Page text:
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Assaf: "The exact reason is what we often call 'single point of failure'.

I agree. WGA appears to be fragile. But that's the point; people who deploy systems like that want to be able remotely deny service, for what they see as good intent. It doesn't always occur that such a design might be used for a different intent, or simply executed in error. You really have to have your thinking cap on when applying that approach. Another nearby incident is Google's termination of its video service. I recall RSS based systems stopped working when Netscape pulled a DTD a few years back.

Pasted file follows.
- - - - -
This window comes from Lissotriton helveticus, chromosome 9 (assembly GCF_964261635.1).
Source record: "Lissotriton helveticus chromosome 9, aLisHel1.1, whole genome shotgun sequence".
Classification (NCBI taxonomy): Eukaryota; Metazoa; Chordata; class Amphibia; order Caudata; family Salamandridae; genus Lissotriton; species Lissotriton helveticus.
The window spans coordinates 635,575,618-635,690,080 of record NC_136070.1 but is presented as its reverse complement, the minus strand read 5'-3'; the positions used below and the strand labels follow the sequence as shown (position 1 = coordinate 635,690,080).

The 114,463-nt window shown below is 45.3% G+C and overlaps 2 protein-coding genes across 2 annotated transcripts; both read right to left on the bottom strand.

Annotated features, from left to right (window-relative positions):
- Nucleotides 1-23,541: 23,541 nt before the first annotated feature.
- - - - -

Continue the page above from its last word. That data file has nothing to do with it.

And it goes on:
I wonder how many of these incidents need to happen before people reconsider. Key word: centralization.

Assaf picked up on OpenID as another SPOF. So let's hijack the conversation. I would also point at any markup technology that is based on mustUnderstand as being fragile. Why? Because you are beholden to the publisher's opinion on how the data is to be processed. That's only suitable for a centralized system design, that happens to run distributed. This is one often overlooked reason why SOAP+WS can't ever be a basis for Internet scale, but Atom+Atompub/XMPP already is. SOAP's mustUnderstand flag is suitable for inducing the characteristic of fragility. Of course that was never the intent of mU - it was introduced to stop programs doing local damage. Whereas Atom's foreign markup constraint is designed to induce overall robustness, at the risk of point to point exchanges continuing to work when they shouldn't.

August 28, 2007 11:10 AM